In August 2018, the National Religious Affairs Administration (NRAA) announced that its investigators had completed their investigation into the allegations against Xuecheng. The investigation corroborated many of the allegations made against Xuecheng and the NRAA ordered the Buddhist Association of China to severely punish him. A police investigation into the sexual assault allegations is ongoing.[14]


Academic collection:

  • Faith and Dialogues, ISBN 9787512502840
  • Harmony and Vision, ISBN 9787512507517
  • Responsibility and Commitment, ISBN 9787512507524

Dharma talks collections:

Blog collection:

Dharma talks by video:

  • Understanding Life
  • A Life of Suffering and Happiness
  • Knowing Life
  • Breakfast Talks
  • The Path of Refuge
  • The Path to Enlightenment
  • Lamrim Chenmo: Vipashyana
  • The Inner World: Lecture on the Treatise on the Illumination Door of the One Hundred Dharmas


  1. ^ Shi, Huikong (2012). Stories of Ven. Master Xuecheng. ISBN 978-7-5047-4151-6.
  2. ^ "Lawmakers and advisors have dreams", China Daily, March 11, 2013.
  3. ^ "Modern Abbot promotes Buddhism with microblog", CCTV.com English, July 3, 2012.
  4. ^ Tang Yuankai, "New Tech Promotes an Old Religion", China Today, March 14, 2013.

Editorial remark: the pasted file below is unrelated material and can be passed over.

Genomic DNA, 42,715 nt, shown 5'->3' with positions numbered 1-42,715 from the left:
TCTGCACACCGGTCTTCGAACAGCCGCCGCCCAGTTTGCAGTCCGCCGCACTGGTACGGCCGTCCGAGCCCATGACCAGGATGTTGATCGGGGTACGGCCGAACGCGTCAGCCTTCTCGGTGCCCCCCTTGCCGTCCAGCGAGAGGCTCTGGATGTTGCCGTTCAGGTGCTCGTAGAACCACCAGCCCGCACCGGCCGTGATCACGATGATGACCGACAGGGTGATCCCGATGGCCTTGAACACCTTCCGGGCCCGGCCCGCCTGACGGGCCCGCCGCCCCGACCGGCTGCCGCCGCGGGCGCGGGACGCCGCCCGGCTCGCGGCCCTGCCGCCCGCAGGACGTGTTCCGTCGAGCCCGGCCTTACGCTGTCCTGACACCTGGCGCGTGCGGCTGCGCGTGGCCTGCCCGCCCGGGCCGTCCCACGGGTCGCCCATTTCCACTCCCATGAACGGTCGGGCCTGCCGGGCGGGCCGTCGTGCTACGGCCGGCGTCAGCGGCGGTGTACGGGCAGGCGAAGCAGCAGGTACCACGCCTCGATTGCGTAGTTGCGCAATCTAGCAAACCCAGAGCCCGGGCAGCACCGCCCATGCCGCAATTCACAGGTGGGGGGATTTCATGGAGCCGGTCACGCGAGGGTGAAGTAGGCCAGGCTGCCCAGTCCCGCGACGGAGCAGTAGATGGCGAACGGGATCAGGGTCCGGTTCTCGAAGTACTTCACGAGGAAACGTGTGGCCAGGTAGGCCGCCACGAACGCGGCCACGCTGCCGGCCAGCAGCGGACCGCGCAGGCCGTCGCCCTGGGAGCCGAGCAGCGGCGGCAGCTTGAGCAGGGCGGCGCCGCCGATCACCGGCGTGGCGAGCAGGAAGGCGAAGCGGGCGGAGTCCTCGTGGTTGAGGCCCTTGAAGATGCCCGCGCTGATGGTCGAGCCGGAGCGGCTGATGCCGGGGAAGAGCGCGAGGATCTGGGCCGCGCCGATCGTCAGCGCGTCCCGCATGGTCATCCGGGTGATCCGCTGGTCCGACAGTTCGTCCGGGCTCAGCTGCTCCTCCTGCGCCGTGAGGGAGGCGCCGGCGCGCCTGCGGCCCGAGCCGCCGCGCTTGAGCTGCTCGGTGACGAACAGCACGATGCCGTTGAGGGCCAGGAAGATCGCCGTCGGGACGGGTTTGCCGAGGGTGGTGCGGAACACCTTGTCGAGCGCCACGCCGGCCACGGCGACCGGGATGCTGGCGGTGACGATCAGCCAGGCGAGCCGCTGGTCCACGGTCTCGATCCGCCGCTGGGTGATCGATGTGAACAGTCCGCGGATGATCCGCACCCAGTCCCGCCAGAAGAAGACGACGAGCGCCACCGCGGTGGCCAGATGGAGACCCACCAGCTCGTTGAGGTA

5. ^ Ling Haicheng, Buddhism in China (2004), pp. 182-183.
  6. ^ Master Xuecheng elected president of China's Buddhist association
  7. ^ Didi Tang (2 August 2018). "China investigates top Buddhist monk Xuecheng for soliciting sex from nuns". thetimes.co.uk. Retrieved 3 August 2018.
  8. ^ Zhang, Lusha; Wen, Philip (14 August 2018). "Buddhist monk master in China resigns after sexual misconduct..." Reuters. Retrieved 17 August 2018.
  9. ^ "龙泉寺学诚性侵案:被刑事调查 举报者向美媒披露细节|多维新闻|全球". 24 August 2018.
  10. ^ "Senior Chinese Monk Resigns After Sexual Misconduct Allegations". NPR.
  11. ^ "Top China Buddhist leader quits in sex probe". Agence France Presse. 15 August 2018. Archived from the original on 15 August 2018.
  12. ^ HANGYU CHEN, ARIA. "China's Top Buddhist Monk Has Resigned Amid Sexual Harassment Allegations". time.com. Time Magazine. Retrieved 21 September 2019.
  13. ^ "Top Buddhist Monk Accused in China's Growing MeToo Movement". Bloomberg.com. Bloomberg. 3 August 2018. Retrieved 21 September 2019.
  14. ^ Jiang, Steven (23 August 2018). "Top Chinese Buddhist monk sexually harassed nuns, investigators say". www.cnn.com. CNN. Retrieved 21 September 2019.

External linksEdit

Buddhist titles
Preceded by President of the Buddhist Association of China
2015 - 2018